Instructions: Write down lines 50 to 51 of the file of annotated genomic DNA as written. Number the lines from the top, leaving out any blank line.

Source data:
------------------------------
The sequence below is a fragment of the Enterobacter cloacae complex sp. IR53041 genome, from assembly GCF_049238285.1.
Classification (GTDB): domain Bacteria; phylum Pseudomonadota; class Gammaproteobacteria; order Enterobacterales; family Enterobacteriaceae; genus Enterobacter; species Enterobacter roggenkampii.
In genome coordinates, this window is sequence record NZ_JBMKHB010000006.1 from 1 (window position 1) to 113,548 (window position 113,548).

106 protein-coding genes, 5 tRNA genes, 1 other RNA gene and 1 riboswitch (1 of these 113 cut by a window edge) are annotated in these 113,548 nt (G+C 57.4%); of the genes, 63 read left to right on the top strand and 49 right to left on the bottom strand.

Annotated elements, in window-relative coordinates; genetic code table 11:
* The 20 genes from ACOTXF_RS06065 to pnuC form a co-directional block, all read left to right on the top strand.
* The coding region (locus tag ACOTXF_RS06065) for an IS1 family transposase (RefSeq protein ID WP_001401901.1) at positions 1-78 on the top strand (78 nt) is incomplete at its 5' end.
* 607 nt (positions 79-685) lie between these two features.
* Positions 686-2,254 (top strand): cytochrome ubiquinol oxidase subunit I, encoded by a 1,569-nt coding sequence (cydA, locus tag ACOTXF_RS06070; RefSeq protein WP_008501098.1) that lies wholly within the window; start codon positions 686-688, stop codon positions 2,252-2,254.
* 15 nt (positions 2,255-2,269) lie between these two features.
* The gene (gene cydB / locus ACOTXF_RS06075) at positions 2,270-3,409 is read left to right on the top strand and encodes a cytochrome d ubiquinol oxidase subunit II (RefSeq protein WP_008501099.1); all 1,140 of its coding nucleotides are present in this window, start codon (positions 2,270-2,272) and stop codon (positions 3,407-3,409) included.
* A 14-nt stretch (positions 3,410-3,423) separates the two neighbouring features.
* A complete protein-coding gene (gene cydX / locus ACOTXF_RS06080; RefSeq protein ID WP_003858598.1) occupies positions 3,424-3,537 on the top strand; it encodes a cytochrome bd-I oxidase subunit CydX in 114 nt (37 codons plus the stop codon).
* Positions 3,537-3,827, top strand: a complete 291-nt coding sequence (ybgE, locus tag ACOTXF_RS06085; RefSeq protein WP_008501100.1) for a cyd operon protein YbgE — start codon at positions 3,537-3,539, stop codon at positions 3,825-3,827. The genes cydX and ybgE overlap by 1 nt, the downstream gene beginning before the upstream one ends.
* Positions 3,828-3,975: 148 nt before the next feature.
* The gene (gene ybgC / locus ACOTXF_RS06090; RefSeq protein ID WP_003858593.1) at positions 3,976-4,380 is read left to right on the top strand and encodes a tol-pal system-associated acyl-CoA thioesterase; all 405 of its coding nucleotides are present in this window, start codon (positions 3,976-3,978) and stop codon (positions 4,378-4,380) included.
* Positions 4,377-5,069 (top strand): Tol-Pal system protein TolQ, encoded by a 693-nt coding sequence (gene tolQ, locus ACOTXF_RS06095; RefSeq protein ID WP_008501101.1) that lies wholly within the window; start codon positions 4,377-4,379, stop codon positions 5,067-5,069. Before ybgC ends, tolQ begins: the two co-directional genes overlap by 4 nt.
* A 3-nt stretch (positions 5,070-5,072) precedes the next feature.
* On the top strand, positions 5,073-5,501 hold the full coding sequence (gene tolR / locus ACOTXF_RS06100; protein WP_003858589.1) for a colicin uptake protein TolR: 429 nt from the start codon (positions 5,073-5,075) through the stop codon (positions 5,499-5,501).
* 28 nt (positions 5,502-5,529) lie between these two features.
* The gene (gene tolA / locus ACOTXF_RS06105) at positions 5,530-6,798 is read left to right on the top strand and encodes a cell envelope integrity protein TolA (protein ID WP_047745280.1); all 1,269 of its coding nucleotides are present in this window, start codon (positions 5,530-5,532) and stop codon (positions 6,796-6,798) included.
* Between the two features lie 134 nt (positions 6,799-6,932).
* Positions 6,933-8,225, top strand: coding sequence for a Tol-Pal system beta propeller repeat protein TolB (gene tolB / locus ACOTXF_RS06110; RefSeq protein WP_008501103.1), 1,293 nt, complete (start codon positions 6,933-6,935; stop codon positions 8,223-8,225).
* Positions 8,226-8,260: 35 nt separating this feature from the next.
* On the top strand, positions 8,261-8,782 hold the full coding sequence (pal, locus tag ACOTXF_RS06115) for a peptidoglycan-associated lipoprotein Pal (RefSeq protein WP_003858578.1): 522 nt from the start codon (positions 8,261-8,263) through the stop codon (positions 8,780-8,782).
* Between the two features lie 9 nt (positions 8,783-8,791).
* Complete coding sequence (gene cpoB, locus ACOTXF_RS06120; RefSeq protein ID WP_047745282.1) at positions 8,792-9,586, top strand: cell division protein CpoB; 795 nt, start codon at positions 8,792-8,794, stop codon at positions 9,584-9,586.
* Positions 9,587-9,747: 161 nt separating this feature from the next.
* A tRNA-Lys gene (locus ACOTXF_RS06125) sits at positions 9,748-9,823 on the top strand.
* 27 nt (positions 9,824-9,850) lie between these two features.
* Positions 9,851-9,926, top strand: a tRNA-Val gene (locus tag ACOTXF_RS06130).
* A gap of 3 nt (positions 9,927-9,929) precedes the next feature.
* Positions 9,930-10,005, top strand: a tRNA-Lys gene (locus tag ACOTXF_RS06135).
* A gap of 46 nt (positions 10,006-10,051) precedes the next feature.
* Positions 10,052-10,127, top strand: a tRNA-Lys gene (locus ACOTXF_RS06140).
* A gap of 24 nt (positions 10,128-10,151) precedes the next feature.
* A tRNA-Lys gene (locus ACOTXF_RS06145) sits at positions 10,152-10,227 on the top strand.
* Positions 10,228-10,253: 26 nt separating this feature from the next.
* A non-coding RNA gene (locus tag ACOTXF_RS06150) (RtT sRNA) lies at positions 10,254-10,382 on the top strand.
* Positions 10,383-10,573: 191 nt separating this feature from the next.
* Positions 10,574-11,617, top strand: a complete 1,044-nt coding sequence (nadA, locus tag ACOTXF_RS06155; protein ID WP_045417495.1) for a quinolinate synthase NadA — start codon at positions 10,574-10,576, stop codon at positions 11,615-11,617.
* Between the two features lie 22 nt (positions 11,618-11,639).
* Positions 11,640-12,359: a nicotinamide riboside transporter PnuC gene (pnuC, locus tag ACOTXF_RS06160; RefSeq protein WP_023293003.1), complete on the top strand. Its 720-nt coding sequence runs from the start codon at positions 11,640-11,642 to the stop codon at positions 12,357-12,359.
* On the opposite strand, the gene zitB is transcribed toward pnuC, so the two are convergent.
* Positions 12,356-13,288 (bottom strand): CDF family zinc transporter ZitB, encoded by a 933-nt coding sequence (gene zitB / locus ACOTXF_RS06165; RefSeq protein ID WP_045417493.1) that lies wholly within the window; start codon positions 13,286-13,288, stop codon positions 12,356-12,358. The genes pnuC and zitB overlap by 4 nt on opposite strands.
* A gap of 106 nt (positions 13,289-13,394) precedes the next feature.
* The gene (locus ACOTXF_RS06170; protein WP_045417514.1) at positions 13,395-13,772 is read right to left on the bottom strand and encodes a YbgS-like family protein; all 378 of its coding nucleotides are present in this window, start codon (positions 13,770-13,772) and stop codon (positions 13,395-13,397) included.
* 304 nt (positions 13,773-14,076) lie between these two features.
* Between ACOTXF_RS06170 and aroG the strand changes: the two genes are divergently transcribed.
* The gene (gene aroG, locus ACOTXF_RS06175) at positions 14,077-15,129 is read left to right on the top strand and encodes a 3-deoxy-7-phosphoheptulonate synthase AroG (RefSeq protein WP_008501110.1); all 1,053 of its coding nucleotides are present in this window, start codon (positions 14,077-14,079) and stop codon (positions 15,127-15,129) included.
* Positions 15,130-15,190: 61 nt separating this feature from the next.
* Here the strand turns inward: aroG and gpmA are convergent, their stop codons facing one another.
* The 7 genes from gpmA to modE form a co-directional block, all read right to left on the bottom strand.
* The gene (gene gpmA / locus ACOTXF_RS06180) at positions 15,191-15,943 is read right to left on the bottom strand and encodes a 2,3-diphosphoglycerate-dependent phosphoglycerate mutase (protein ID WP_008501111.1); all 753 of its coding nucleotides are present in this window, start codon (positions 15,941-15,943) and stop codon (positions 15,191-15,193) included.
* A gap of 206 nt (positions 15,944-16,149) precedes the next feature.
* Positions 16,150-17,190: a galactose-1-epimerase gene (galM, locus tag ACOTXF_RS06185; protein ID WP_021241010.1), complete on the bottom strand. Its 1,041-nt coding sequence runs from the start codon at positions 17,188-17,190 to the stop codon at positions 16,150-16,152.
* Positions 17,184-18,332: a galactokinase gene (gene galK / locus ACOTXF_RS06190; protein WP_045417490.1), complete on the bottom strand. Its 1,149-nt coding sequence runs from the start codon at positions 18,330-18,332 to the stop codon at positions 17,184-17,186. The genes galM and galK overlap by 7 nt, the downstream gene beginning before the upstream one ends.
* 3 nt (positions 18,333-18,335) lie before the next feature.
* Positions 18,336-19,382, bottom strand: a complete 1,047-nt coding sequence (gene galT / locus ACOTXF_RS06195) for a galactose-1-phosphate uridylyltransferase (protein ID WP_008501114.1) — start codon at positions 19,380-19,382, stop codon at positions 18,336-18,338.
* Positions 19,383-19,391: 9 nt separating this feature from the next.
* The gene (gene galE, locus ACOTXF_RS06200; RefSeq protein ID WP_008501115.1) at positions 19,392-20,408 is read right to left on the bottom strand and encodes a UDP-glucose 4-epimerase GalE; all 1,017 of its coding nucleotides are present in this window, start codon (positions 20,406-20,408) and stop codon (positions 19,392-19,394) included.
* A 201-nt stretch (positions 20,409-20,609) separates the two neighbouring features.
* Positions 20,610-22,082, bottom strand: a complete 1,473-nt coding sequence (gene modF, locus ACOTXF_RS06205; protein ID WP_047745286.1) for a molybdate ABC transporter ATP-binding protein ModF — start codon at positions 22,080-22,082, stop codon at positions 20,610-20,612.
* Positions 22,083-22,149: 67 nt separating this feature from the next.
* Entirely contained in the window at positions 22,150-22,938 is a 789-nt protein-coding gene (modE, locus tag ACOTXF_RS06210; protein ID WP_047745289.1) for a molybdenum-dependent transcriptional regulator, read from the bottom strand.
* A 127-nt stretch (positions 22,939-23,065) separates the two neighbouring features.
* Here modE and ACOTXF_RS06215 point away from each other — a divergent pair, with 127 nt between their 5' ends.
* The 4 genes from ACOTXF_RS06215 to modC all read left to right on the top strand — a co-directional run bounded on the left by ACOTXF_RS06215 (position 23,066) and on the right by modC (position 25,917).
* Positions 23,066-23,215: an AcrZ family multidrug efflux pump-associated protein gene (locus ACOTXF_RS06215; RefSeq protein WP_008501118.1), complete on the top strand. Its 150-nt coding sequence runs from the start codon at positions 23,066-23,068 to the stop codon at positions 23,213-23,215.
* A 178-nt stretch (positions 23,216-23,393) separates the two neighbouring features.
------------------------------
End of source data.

* The gene (gene aroG, locus ACOTXF_RS06175) at positions 14,077-15,129 is read left to right on the top strand and encodes a 3-deoxy-7-phosphoheptulonate synthase AroG (RefSeq protein WP_008501110.1); all 1,053 of its coding nucleotides are present in this window, start codon (positions 14,077-14,079) and stop codon (positions 15,127-15,129) included.
* Positions 15,130-15,190: 61 nt separating this feature from the next.